What Was Tragedy? The World We Have Lost, 1550–1795

What Was Tragedy? The World We Have Lost, 1550–1795 We owe our idea of tragedy and our tragic repertoire to a generation of romantic critics who, writing in the shadow of Kant, demanded that tragedies display organic form, express the spirit of a nation, and stage a collision between freedom and necessity. Their formula obscures aspects of Attic tragedy and hinders our ability to interpret most tragedies written from 1550 to 1795. These works were supported by a poetics of tragedy that identifies pathos as the essence of tragedy. In order to read this repertoire anew, we must entertain five propositions: (1) that great drama need not be the drama of a nation; (2) that organic form is not superior to mechanic beauty; (3) that tragedy is a theatrical rather than a poetic art; (4) that not only the naïve but the sophisticated aspects of ancient theater have value; and (5) that the passions are dramatic units of crucial significance to early modern tragedy, a theatrical form that cannot be read only for plot, character, and imagery. CiteULike Connotea Delicious Digg Facebook Google+ Reddit Technorati Twitter What's this? « Previous | Next Article » Table of Contents This Article doi: 10.1215/00104124-1539190 Comparative Literature 2012 Volume 64, Number 1: 1-32 » Abstract Full Text (PDF) References Classifications Article Services Email this article to a colleague Alert me when this article is cited Alert me if a correction is posted Similar articles in this journal Similar articles in Web of Science Download to citation manager Citing Articles Load citing article information Citing articles via Web of Science Google Scholar Articles by Hoxby, B. Related Content Load related web page information Social Bookmarking CiteULike Connotea Delicious Digg Facebook Google+ Reddit Technorati Twitter What's this? Current Issue Winter 2012, 64 (1) Alert me to new issues of Comparative Literature Duke University Press Journals ONLINE About the Journal Editorial Board Submission Guidelines Permissions Advertising Indexing / Abstracting Privacy Policy Subscriptions Library Resource Center Activation / Acct. Mgr. E-mail Alerts Help Feedback © 2012 by University of Oregon Print ISSN: 0010-4124 Online ISSN: 1945-8517 var gaJsHost = (("https:" == document.location.protocol) ? "https://ssl." : "http://www."); document.write(unescape("%3Cscript src='" + gaJsHost + "google-analytics.com/ga.js' type='text/javascript'%3E%3C/script%3E")); try { var pageTracker = _gat._getTracker("UA-5666725-1"); pageTracker._trackPageview(); } catch(err) {} http://www.deepdyve.com/assets/images/DeepDyve-Logo-lg.png Comparative Literature Duke University Press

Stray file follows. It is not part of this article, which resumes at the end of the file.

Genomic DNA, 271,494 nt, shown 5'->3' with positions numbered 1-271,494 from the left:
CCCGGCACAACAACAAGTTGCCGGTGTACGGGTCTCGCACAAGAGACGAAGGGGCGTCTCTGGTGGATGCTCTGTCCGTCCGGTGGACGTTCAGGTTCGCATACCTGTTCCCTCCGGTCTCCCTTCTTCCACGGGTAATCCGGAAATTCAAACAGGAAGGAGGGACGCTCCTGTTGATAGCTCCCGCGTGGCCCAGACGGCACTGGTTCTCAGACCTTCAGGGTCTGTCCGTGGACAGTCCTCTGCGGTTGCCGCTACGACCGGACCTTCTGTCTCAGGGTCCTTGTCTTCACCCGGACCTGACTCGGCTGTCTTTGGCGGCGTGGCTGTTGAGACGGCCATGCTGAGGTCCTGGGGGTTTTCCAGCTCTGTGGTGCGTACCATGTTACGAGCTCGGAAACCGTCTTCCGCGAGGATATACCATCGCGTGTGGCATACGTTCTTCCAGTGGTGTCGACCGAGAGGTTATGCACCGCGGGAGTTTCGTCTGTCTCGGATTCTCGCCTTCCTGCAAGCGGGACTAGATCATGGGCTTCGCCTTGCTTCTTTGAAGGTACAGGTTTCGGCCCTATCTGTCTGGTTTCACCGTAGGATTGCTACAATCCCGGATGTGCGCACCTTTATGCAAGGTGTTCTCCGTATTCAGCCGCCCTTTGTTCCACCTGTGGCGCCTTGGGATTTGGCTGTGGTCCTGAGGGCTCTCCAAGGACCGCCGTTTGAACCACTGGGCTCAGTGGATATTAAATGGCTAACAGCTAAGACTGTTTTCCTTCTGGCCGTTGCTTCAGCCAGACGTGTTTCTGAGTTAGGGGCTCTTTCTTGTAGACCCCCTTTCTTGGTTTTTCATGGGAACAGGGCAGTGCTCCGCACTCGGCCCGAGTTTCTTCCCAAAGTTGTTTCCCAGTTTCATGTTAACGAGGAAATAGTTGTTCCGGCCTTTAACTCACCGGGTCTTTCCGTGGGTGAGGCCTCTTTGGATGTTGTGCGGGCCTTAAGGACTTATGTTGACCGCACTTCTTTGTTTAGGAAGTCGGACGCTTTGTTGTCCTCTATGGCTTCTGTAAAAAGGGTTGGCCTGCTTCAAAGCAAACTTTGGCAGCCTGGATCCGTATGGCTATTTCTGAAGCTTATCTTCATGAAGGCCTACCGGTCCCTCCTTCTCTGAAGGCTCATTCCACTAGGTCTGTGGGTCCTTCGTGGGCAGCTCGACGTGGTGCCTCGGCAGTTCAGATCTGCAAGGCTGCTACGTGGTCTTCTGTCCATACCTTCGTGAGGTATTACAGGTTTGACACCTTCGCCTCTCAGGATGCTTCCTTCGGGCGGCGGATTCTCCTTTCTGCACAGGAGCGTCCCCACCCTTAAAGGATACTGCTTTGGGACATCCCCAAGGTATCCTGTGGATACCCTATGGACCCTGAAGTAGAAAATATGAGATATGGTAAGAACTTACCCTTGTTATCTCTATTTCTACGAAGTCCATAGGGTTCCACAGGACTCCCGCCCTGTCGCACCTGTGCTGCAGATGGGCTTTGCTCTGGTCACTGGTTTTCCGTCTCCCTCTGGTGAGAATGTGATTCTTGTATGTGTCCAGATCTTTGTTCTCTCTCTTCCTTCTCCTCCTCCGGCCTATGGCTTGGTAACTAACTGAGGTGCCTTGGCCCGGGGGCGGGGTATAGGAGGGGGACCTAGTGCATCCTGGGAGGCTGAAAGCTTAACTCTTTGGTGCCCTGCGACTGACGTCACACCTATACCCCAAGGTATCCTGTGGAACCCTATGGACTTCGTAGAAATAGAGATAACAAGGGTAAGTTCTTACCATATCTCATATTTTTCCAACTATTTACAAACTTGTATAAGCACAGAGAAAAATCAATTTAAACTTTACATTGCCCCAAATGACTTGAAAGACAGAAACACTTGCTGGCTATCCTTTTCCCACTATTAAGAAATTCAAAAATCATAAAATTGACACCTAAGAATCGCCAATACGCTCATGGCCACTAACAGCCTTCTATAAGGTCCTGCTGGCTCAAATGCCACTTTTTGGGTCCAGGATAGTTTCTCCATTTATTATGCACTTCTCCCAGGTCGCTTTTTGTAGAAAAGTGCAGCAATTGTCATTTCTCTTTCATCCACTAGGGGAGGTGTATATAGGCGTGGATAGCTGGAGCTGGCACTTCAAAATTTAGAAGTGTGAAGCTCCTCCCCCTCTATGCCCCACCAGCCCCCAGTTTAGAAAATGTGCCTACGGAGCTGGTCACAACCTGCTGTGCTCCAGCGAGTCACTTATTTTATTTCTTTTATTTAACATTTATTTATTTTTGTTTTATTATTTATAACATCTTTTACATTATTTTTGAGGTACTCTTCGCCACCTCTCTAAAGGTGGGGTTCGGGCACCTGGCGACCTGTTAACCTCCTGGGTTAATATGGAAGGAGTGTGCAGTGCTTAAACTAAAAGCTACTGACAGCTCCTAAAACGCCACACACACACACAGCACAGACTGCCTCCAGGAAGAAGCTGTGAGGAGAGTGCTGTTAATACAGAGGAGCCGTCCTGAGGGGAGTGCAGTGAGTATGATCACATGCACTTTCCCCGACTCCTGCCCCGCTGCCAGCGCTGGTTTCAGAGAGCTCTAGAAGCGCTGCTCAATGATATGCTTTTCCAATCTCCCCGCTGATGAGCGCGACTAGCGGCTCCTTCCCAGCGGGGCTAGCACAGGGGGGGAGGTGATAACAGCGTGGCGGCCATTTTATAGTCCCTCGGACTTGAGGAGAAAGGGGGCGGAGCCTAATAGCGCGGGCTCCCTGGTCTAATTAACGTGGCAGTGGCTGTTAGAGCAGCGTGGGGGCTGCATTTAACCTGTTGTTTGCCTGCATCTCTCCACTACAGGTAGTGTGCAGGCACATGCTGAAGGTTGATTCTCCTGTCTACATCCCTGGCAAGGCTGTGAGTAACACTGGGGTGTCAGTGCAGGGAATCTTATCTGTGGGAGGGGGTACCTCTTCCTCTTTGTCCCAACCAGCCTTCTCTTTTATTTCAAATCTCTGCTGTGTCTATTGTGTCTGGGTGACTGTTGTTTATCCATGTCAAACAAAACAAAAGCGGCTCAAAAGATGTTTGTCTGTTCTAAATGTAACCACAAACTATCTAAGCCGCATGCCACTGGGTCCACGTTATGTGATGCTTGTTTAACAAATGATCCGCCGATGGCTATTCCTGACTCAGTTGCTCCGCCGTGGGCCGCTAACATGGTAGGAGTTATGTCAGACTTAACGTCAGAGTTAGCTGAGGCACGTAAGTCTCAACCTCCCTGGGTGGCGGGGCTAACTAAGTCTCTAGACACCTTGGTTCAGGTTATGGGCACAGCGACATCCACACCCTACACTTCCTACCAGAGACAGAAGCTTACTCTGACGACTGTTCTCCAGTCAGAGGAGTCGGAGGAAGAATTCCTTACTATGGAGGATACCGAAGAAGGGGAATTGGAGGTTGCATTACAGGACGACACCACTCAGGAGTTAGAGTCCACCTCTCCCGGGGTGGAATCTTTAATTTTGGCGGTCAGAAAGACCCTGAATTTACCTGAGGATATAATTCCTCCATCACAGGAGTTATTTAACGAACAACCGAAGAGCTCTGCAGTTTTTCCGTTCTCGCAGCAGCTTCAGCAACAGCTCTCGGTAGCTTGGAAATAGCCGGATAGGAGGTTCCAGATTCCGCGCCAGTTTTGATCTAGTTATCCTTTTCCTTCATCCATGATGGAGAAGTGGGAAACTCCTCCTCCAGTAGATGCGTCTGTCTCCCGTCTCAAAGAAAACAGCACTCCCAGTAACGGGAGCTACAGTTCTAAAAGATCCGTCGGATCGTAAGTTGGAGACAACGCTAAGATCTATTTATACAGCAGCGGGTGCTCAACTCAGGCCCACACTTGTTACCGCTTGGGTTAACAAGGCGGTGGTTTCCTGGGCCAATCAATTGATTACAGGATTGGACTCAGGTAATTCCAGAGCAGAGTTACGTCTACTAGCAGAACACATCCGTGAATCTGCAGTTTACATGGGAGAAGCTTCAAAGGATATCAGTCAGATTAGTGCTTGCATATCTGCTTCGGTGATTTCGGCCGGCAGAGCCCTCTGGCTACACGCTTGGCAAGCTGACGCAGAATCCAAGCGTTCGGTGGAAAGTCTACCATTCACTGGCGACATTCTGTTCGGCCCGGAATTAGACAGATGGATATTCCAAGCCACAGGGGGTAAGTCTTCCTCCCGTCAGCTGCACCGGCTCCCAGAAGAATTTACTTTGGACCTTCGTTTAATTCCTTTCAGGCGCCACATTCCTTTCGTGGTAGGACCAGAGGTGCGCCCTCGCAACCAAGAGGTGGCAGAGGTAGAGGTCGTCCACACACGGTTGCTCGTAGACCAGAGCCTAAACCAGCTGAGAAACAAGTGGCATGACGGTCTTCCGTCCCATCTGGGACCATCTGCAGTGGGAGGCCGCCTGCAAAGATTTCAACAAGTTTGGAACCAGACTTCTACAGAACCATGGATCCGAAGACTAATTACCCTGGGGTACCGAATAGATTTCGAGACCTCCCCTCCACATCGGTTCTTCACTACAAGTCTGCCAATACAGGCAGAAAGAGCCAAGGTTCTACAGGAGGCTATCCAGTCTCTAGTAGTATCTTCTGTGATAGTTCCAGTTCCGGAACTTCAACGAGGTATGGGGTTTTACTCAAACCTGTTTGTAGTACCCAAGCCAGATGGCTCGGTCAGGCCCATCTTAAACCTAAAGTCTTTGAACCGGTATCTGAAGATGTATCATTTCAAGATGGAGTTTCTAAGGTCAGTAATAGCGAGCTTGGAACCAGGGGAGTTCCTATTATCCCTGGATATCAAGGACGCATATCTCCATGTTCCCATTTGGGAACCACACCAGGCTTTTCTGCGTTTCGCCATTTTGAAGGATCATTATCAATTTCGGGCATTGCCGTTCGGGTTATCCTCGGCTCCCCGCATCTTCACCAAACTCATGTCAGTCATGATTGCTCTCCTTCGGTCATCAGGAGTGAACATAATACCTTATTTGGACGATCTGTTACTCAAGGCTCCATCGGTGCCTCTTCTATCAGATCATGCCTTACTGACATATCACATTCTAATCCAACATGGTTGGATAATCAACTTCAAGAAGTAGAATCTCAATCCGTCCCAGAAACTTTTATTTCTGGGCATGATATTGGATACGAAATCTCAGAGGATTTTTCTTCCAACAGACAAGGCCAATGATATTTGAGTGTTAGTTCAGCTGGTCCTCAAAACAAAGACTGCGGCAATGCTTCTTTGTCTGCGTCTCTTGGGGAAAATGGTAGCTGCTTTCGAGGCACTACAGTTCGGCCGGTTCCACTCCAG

What Was Tragedy? The World We Have Lost, 1550–1795

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Abstract

We owe our idea of tragedy and our tragic repertoire to a generation of romantic critics who, writing in the shadow of Kant, demanded that tragedies display organic form, express the spirit of a nation, and stage a collision between freedom and necessity. Their formula obscures aspects of Attic tragedy and hinders our ability to interpret most tragedies written from 1550 to 1795. These works were supported by a poetics of tragedy that identifies pathos as the essence of tragedy. In order to read this repertoire anew, we must entertain five propositions: (1) that great drama need not be the drama of a nation; (2) that organic form is not superior to mechanic beauty; (3) that tragedy is a theatrical rather than a poetic art; (4) that not only the naïve but the sophisticated aspects of ancient theater have value; and (5) that the passions are dramatic units of crucial significance to early modern tragedy, a theatrical form that cannot be read only for plot, character, and imagery. CiteULike Connotea Delicious Digg Facebook Google+ Reddit Technorati Twitter What's this? « Previous | Next Article » Table of Contents This Article doi: 10.1215/00104124-1539190 Comparative Literature 2012 Volume 64, Number 1: 1-32 » Abstract Full Text (PDF) References Classifications Article Services Email this article to a colleague Alert me when this article is cited Alert me if a correction is posted Similar articles in this journal Similar articles in Web of Science Download to citation manager Citing Articles Load citing article information Citing articles via Web of Science Google Scholar Articles by Hoxby, B. Related Content Load related web page information Social Bookmarking CiteULike Connotea Delicious Digg Facebook Google+ Reddit Technorati Twitter What's this? Current Issue Winter 2012, 64 (1) Alert me to new issues of Comparative Literature Duke University Press Journals ONLINE About the Journal Editorial Board Submission Guidelines Permissions Advertising Indexing / Abstracting Privacy Policy Subscriptions Library Resource Center Activation / Acct. Mgr. E-mail Alerts Help Feedback © 2012 by University of Oregon Print ISSN: 0010-4124 Online ISSN: 1945-8517 var gaJsHost = (("https:" == document.location.protocol) ? "https://ssl." : "http://www."); document.write(unescape("%3Cscript src='" + gaJsHost + "google-analytics.com/ga.js' type='text/javascript'%3E%3C/script%3E")); try { var pageTracker = _gat._getTracker("UA-5666725-1"); pageTracker._trackPageview(); } catch(err) {}

Journal

Comparative LiteratureDuke University Press

Published: Dec 21, 2012

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